Post your question to @IABCPhoenix and @heyangelo

If your question is picked, you’ll receive a free copy of Chat Republic. 

(You don’t need to be atending the event to win!)

 
 

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Why SoundCloud rocks

Whenever I get tired of reading the news, I switch to SoundCloud.

I’m currently doing a series of lessons with my students on audio, and having them experiment with the power of voice. (I know: It fits nicely into the theme I’ve been plugging in my book, Chat Republic.) Truth is, young people are enamored by video, and instinctively see audio as its poor-relation.

But ever so often, one of them says something in a microphone that makes them realize how simple and real an audio experience could be.

Here’s one that is part of an NPR experiment itself. An experiment to study why audio seldom goes viral.

It’s almost impossible to listen to this and not (a) feel close to the event (b) wonder how someone managed to record this near-death experience.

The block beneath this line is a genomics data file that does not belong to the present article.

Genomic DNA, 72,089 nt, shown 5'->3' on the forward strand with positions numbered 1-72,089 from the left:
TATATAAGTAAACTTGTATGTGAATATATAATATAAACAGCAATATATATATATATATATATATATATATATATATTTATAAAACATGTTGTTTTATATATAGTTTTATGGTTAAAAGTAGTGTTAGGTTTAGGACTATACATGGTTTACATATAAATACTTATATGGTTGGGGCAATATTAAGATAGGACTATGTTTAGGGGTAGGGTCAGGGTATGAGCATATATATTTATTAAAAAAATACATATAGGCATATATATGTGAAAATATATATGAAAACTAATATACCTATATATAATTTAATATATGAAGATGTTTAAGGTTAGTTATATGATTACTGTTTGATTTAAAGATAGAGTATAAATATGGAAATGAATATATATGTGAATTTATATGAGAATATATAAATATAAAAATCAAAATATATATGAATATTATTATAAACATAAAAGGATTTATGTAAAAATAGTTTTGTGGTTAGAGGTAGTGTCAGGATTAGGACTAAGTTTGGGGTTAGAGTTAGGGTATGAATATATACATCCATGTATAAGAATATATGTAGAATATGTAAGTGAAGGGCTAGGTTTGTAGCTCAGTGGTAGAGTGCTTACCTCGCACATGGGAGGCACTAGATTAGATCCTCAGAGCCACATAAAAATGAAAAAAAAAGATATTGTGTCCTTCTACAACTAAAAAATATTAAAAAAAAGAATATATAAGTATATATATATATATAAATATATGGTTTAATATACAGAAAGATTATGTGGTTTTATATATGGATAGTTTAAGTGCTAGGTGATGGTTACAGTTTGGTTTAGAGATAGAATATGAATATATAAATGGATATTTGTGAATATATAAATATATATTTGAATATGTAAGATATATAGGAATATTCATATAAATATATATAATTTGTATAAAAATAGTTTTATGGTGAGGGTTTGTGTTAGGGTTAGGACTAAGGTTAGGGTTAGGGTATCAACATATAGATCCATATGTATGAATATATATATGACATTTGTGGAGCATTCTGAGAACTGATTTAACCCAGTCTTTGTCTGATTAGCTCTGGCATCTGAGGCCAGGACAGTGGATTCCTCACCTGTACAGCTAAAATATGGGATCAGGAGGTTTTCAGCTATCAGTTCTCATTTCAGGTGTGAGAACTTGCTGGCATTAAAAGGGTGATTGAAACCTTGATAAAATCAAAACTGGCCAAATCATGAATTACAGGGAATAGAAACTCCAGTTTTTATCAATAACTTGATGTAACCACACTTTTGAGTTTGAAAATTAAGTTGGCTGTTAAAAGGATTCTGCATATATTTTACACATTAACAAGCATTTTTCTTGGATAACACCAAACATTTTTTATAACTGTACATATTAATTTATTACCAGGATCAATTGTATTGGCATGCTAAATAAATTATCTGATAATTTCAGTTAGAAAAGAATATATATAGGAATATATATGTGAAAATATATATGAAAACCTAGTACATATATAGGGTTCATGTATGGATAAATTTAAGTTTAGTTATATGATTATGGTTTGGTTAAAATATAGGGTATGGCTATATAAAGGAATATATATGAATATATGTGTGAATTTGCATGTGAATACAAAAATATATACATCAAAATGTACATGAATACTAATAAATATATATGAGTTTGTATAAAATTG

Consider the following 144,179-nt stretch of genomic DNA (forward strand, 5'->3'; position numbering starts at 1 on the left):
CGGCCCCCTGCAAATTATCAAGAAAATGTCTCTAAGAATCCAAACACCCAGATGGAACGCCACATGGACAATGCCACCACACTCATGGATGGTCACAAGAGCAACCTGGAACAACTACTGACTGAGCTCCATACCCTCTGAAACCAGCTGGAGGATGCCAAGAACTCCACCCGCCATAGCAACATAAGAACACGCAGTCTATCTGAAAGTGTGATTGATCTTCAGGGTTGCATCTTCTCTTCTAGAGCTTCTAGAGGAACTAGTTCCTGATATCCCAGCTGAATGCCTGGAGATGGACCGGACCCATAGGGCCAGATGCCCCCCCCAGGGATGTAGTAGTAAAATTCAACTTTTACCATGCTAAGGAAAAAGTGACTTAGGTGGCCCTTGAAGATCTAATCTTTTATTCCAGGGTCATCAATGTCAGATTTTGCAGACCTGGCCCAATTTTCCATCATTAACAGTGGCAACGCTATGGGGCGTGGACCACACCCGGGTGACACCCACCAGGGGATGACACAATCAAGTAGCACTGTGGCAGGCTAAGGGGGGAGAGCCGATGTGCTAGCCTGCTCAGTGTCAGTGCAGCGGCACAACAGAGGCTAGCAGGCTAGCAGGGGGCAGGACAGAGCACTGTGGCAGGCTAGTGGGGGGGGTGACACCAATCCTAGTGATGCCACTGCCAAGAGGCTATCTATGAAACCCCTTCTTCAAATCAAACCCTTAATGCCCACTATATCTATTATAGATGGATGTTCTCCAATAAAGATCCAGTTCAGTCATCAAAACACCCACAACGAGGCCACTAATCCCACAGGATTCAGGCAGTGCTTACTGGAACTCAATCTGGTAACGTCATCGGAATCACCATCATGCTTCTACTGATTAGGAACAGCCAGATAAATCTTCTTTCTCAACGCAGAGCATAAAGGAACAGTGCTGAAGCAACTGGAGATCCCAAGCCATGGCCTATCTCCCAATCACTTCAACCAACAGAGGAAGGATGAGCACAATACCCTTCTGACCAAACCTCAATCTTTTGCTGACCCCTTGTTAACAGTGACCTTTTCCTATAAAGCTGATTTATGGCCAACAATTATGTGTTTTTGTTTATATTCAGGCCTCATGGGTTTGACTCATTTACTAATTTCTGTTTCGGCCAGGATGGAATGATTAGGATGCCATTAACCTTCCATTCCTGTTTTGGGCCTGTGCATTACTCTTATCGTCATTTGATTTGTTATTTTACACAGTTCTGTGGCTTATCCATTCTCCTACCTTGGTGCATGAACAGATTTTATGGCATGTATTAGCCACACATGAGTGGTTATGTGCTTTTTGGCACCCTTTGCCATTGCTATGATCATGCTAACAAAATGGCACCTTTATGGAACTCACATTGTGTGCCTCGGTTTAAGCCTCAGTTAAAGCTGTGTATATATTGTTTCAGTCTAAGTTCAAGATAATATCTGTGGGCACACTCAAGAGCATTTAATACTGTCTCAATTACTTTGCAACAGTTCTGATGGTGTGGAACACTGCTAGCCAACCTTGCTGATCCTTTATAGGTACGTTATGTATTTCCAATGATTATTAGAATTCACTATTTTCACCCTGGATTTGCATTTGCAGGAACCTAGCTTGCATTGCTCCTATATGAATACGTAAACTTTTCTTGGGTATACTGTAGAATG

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Giving, the “best form of Communication”

No words are necessary for this.

 
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Posted by on February 12, 2014 in Communications

 

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Digital Learning Day, tomorrow: An opportunity to teach and learn

Tomorrow is Digital Learning Day across America. For me it’s an interesting way to focus on the ever-changing landscape of education and knowledge tools; With schools upping the ante on the sciences, and adopting what’s known here in the U.S. as the Common Core Standards, it’s time we experimented with digital learning.

And if you’ve read this blog you’ll know that by Digital Learning I don’t mean thrusting a small screen in front of students and expecting knowledge to automatically be transferred from hyperlinks to neurons.